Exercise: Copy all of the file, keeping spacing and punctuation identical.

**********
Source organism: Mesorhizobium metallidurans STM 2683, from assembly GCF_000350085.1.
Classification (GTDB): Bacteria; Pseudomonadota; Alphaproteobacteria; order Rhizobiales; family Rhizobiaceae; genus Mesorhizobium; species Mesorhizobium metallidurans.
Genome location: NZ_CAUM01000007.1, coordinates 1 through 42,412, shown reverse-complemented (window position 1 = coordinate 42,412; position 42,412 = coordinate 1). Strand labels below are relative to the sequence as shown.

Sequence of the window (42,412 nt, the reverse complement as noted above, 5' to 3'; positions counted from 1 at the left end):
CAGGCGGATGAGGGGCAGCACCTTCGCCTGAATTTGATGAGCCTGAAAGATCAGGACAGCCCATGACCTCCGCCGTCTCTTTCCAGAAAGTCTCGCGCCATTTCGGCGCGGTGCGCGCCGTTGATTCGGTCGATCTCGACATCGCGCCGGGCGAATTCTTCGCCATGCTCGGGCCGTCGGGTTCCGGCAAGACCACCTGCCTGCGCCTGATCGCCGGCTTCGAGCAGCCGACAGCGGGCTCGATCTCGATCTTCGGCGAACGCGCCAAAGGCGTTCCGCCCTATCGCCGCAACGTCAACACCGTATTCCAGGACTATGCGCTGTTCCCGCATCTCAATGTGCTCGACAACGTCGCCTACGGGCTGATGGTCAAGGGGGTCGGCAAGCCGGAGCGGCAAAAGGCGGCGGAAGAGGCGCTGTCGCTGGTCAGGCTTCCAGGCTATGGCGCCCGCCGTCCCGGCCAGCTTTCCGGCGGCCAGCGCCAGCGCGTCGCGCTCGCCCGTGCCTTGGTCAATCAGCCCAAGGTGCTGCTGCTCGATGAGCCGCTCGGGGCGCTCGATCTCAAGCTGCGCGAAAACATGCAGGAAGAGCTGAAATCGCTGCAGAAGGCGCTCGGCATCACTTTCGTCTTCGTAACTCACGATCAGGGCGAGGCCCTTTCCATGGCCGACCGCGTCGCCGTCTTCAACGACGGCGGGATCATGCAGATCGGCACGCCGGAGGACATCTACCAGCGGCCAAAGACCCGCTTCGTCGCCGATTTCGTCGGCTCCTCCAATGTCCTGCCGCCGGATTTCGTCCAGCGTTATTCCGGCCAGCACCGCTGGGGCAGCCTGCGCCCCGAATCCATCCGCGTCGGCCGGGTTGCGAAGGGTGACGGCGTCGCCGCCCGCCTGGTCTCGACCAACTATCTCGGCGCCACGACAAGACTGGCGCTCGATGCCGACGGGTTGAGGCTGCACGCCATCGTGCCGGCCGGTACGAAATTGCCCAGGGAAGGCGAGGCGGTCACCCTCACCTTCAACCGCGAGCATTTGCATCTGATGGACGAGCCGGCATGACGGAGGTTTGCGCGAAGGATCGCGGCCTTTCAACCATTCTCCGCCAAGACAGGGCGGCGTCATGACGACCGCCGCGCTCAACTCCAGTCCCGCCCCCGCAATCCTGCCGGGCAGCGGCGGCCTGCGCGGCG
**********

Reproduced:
Source organism: Mesorhizobium metallidurans STM 2683, from assembly GCF_000350085.1.
Classification (GTDB): Bacteria; Pseudomonadota; Alphaproteobacteria; order Rhizobiales; family Rhizobiaceae; genus Mesorhizobium; species Mesorhizobium metallidurans.
Genome location: NZ_CAUM01000007.1, coordinates 1 through 42,412, shown reverse-complemented (window position 1 = coordinate 42,412; position 42,412 = coordinate 1). Strand labels below are relative to the sequence as shown.

Sequence of the window (42,412 nt, the reverse complement as noted above, 5' to 3'; positions counted from 1 at the left end):
CAGGCGGATGAGGGGCAGCACCTTCGCCTGAATTTGATGAGCCTGAAAGATCAGGACAGCCCATGACCTCCGCCGTCTCTTTCCAGAAAGTCTCGCGCCATTTCGGCGCGGTGCGCGCCGTTGATTCGGTCGATCTCGACATCGCGCCGGGCGAATTCTTCGCCATGCTCGGGCCGTCGGGTTCCGGCAAGACCACCTGCCTGCGCCTGATCGCCGGCTTCGAGCAGCCGACAGCGGGCTCGATCTCGATCTTCGGCGAACGCGCCAAAGGCGTTCCGCCCTATCGCCGCAACGTCAACACCGTATTCCAGGACTATGCGCTGTTCCCGCATCTCAATGTGCTCGACAACGTCGCCTACGGGCTGATGGTCAAGGGGGTCGGCAAGCCGGAGCGGCAAAAGGCGGCGGAAGAGGCGCTGTCGCTGGTCAGGCTTCCAGGCTATGGCGCCCGCCGTCCCGGCCAGCTTTCCGGCGGCCAGCGCCAGCGCGTCGCGCTCGCCCGTGCCTTGGTCAATCAGCCCAAGGTGCTGCTGCTCGATGAGCCGCTCGGGGCGCTCGATCTCAAGCTGCGCGAAAACATGCAGGAAGAGCTGAAATCGCTGCAGAAGGCGCTCGGCATCACTTTCGTCTTCGTAACTCACGATCAGGGCGAGGCCCTTTCCATGGCCGACCGCGTCGCCGTCTTCAACGACGGCGGGATCATGCAGATCGGCACGCCGGAGGACATCTACCAGCGGCCAAAGACCCGCTTCGTCGCCGATTTCGTCGGCTCCTCCAATGTCCTGCCGCCGGATTTCGTCCAGCGTTATTCCGGCCAGCACCGCTGGGGCAGCCTGCGCCCCGAATCCATCCGCGTCGGCCGGGTTGCGAAGGGTGACGGCGTCGCCGCCCGCCTGGTCTCGACCAACTATCTCGGCGCCACGACAAGACTGGCGCTCGATGCCGACGGGTTGAGGCTGCACGCCATCGTGCCGGCCGGTACGAAATTGCCCAGGGAAGGCGAGGCGGTCACCCTCACCTTCAACCGCGAGCATTTGCATCTGATGGACGAGCCGGCATGACGGAGGTTTGCGCGAAGGATCGCGGCCTTTCAACCATTCTCCGCCAAGACAGGGCGGCGTCATGACGACCGCCGCGCTCAACTCCAGTCCCGCCCCCGCAATCCTGCCGGGCAGCGGCGGCCTGCGCGGCG